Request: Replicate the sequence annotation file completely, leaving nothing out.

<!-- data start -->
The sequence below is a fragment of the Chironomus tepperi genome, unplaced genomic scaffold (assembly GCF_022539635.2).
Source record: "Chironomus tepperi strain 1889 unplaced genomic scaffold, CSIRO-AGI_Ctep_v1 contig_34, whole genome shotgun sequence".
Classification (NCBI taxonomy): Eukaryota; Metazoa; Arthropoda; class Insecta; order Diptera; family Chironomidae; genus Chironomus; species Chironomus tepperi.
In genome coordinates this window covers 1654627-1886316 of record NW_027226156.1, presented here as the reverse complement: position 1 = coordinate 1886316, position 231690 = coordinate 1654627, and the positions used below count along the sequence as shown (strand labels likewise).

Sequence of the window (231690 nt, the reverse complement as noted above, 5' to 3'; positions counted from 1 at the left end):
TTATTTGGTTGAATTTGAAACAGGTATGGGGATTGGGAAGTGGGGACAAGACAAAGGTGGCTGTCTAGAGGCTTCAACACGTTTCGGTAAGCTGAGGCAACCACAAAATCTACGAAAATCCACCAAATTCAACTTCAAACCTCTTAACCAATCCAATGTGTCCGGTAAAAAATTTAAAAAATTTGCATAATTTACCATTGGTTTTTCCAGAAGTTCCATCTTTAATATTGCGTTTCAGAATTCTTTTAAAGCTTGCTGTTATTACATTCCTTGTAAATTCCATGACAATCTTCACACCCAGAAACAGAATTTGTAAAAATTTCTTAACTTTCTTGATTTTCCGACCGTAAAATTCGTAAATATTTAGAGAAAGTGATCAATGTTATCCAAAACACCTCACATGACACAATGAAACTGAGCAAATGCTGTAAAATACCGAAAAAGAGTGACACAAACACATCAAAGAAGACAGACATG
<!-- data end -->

The sequence below is a fragment of the Chironomus tepperi genome, unplaced genomic scaffold (assembly GCF_022539635.2).
Source record: "Chironomus tepperi strain 1889 unplaced genomic scaffold, CSIRO-AGI_Ctep_v1 contig_34, whole genome shotgun sequence".
Classification (NCBI taxonomy): Eukaryota; Metazoa; Arthropoda; class Insecta; order Diptera; family Chironomidae; genus Chironomus; species Chironomus tepperi.
In genome coordinates this window covers 1654627-1886316 of record NW_027226156.1, presented here as the reverse complement: position 1 = coordinate 1886316, position 231690 = coordinate 1654627, and the positions used below count along the sequence as shown (strand labels likewise).

Sequence of the window (231690 nt, the reverse complement as noted above, 5' to 3'; positions counted from 1 at the left end):
TTATTTGGTTGAATTTGAAACAGGTATGGGGATTGGGAAGTGGGGACAAGACAAAGGTGGCTGTCTAGAGGCTTCAACACGTTTCGGTAAGCTGAGGCAACCACAAAATCTACGAAAATCCACCAAATTCAACTTCAAACCTCTTAACCAATCCAATGTGTCCGGTAAAAAATTTAAAAAATTTGCATAATTTACCATTGGTTTTTCCAGAAGTTCCATCTTTAATATTGCGTTTCAGAATTCTTTTAAAGCTTGCTGTTATTACATTCCTTGTAAATTCCATGACAATCTTCACACCCAGAAACAGAATTTGTAAAAATTTCTTAACTTTCTTGATTTTCCGACCGTAAAATTCGTAAATATTTAGAGAAAGTGATCAATGTTATCCAAAACACCTCACATGACACAATGAAACTGAGCAAATGCTGTAAAATACCGAAAAAGAGTGACACAAACACATCAAAGAAGACAGACATG